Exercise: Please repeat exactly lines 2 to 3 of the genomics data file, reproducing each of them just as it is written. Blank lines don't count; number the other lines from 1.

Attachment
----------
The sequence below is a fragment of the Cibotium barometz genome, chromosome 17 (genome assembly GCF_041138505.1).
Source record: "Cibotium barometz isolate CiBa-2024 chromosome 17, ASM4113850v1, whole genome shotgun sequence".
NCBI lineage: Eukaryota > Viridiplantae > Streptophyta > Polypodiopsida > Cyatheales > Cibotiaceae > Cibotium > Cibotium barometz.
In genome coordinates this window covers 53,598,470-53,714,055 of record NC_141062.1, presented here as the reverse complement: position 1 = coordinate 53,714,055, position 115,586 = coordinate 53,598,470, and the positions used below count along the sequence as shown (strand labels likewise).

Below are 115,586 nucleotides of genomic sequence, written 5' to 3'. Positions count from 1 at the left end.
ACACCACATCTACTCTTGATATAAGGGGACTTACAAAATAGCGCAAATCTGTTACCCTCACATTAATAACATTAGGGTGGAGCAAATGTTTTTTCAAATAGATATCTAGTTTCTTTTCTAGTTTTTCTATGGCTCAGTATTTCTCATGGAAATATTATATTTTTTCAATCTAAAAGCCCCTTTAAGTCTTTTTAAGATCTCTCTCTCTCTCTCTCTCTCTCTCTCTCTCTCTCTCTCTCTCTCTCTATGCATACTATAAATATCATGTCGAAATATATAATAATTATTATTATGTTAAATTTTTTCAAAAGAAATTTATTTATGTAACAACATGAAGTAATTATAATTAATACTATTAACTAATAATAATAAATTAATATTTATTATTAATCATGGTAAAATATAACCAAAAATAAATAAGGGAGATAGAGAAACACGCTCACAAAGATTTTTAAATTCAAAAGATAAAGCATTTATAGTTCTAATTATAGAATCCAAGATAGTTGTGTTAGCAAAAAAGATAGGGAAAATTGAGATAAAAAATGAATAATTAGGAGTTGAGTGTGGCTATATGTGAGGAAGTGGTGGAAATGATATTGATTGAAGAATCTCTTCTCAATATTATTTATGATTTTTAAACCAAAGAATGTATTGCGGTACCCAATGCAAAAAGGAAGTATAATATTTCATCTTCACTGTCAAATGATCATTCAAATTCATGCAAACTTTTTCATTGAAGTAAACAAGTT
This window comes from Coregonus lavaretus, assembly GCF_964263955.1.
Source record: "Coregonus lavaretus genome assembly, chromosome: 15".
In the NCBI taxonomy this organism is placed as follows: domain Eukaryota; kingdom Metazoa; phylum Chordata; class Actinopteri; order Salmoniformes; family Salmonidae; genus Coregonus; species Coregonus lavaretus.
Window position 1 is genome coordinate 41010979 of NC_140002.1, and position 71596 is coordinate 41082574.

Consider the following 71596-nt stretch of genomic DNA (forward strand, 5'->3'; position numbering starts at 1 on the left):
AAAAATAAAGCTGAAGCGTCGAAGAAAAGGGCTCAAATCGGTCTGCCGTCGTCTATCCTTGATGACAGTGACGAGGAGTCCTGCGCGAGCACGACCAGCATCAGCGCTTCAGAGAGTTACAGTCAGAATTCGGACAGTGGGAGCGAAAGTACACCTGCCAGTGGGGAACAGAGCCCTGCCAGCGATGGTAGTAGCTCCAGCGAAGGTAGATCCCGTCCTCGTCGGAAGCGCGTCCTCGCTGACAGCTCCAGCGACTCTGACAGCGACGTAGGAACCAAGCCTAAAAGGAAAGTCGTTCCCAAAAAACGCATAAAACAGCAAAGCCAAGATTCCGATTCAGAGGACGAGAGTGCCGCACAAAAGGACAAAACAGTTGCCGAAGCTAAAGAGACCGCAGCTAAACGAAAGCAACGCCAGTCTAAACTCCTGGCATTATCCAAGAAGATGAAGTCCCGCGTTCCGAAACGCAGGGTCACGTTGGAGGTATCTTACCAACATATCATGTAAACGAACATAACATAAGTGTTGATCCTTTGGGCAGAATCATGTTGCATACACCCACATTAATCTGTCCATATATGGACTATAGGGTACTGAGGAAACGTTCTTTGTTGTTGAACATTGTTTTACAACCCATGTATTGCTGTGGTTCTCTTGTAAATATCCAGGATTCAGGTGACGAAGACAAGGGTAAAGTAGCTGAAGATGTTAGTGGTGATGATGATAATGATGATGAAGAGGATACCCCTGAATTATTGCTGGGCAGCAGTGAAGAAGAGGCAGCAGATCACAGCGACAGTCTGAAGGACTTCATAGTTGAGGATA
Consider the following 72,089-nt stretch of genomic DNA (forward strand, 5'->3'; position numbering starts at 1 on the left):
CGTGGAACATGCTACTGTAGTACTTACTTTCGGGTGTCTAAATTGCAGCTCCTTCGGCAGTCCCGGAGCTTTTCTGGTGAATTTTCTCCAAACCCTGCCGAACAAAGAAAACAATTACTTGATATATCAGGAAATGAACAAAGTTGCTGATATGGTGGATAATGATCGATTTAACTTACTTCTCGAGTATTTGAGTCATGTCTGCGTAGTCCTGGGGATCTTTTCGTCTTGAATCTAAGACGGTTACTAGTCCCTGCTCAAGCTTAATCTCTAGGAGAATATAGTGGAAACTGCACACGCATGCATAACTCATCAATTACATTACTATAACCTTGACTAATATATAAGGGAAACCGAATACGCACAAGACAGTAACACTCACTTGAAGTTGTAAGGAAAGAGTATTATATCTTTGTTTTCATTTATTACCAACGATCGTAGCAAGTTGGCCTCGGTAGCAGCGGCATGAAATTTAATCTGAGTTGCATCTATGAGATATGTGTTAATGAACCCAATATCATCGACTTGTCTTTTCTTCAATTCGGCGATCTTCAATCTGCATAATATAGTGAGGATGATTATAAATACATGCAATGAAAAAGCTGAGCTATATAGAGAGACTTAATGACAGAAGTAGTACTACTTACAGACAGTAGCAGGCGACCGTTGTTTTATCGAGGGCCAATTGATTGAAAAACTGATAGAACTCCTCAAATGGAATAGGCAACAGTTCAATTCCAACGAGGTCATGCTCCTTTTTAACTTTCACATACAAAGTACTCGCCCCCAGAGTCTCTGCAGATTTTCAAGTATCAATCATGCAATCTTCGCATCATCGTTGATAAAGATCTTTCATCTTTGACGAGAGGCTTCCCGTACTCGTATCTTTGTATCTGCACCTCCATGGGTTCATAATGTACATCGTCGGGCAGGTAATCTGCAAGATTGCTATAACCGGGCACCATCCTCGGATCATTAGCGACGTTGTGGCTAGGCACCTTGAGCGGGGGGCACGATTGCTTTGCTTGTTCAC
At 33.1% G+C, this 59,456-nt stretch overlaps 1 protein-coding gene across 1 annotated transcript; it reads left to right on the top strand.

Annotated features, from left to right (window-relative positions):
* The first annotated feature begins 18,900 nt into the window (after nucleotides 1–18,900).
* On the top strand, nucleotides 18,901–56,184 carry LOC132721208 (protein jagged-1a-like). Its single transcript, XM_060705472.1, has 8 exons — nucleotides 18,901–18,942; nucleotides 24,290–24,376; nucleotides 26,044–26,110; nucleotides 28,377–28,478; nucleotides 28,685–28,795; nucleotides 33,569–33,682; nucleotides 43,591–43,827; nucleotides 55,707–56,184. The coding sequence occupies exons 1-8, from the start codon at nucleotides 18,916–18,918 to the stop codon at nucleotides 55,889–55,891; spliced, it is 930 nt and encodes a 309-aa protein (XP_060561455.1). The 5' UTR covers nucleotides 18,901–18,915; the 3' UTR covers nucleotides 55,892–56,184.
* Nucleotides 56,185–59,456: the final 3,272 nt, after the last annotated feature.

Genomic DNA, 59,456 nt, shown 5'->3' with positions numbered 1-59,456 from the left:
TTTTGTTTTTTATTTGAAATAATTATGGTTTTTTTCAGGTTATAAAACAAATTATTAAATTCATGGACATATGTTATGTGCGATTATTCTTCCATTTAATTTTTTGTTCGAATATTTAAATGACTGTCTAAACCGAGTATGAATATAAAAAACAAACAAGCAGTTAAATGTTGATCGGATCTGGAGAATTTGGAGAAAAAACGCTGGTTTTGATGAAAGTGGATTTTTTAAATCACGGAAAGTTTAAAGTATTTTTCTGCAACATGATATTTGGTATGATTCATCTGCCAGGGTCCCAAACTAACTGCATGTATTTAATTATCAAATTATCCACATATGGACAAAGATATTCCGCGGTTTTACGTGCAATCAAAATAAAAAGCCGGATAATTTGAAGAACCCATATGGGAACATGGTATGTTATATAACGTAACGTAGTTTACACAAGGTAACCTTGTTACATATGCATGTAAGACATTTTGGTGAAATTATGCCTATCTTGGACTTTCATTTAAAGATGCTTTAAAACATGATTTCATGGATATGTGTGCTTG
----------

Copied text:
Source record: "Cibotium barometz isolate CiBa-2024 chromosome 17, ASM4113850v1, whole genome shotgun sequence".
NCBI lineage: Eukaryota > Viridiplantae > Streptophyta > Polypodiopsida > Cyatheales > Cibotiaceae > Cibotium > Cibotium barometz.